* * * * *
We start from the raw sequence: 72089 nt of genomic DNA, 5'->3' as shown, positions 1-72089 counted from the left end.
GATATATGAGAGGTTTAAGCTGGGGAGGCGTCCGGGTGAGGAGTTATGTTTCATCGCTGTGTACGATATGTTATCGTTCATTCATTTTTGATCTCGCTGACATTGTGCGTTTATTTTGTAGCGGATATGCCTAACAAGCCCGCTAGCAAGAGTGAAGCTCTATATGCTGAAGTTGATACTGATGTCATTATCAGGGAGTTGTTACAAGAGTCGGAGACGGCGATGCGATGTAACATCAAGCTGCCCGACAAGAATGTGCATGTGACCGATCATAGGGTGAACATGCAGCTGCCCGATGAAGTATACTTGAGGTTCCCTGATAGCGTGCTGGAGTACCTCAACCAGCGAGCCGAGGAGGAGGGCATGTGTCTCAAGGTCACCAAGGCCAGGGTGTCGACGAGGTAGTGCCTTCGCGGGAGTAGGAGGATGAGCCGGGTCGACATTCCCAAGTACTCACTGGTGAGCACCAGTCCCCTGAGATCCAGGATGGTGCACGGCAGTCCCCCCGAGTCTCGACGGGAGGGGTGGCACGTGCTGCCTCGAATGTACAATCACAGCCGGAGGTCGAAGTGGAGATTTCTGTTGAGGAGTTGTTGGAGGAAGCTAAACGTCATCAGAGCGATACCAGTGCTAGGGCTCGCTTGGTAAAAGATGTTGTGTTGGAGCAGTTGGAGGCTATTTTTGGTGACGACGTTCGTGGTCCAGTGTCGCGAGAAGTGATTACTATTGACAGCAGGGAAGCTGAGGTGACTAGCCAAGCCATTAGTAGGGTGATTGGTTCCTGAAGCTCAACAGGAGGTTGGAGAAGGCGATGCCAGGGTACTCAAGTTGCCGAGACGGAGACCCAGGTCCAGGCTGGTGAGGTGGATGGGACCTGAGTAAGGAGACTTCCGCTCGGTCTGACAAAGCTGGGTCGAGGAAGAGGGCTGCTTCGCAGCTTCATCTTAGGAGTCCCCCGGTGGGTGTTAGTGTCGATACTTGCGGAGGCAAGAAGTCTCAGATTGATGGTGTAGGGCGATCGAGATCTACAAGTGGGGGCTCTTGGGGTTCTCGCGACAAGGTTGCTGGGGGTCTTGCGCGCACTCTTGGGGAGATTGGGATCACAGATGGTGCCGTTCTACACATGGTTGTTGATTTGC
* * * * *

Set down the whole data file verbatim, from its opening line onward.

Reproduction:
We start from the raw sequence: 72089 nt of genomic DNA, 5'->3' as shown, positions 1-72089 counted from the left end.
GATATATGAGAGGTTTAAGCTGGGGAGGCGTCCGGGTGAGGAGTTATGTTTCATCGCTGTGTACGATATGTTATCGTTCATTCATTTTTGATCTCGCTGACATTGTGCGTTTATTTTGTAGCGGATATGCCTAACAAGCCCGCTAGCAAGAGTGAAGCTCTATATGCTGAAGTTGATACTGATGTCATTATCAGGGAGTTGTTACAAGAGTCGGAGACGGCGATGCGATGTAACATCAAGCTGCCCGACAAGAATGTGCATGTGACCGATCATAGGGTGAACATGCAGCTGCCCGATGAAGTATACTTGAGGTTCCCTGATAGCGTGCTGGAGTACCTCAACCAGCGAGCCGAGGAGGAGGGCATGTGTCTCAAGGTCACCAAGGCCAGGGTGTCGACGAGGTAGTGCCTTCGCGGGAGTAGGAGGATGAGCCGGGTCGACATTCCCAAGTACTCACTGGTGAGCACCAGTCCCCTGAGATCCAGGATGGTGCACGGCAGTCCCCCCGAGTCTCGACGGGAGGGGTGGCACGTGCTGCCTCGAATGTACAATCACAGCCGGAGGTCGAAGTGGAGATTTCTGTTGAGGAGTTGTTGGAGGAAGCTAAACGTCATCAGAGCGATACCAGTGCTAGGGCTCGCTTGGTAAAAGATGTTGTGTTGGAGCAGTTGGAGGCTATTTTTGGTGACGACGTTCGTGGTCCAGTGTCGCGAGAAGTGATTACTATTGACAGCAGGGAAGCTGAGGTGACTAGCCAAGCCATTAGTAGGGTGATTGGTTCCTGAAGCTCAACAGGAGGTTGGAGAAGGCGATGCCAGGGTACTCAAGTTGCCGAGACGGAGACCCAGGTCCAGGCTGGTGAGGTGGATGGGACCTGAGTAAGGAGACTTCCGCTCGGTCTGACAAAGCTGGGTCGAGGAAGAGGGCTGCTTCGCAGCTTCATCTTAGGAGTCCCCCGGTGGGTGTTAGTGTCGATACTTGCGGAGGCAAGAAGTCTCAGATTGATGGTGTAGGGCGATCGAGATCTACAAGTGGGGGCTCTTGGGGTTCTCGCGACAAGGTTGCTGGGGGTCTTGCGCGCACTCTTGGGGAGATTGGGATCACAGATGGTGCCGTTCTACACATGGTTGTTGATTTGC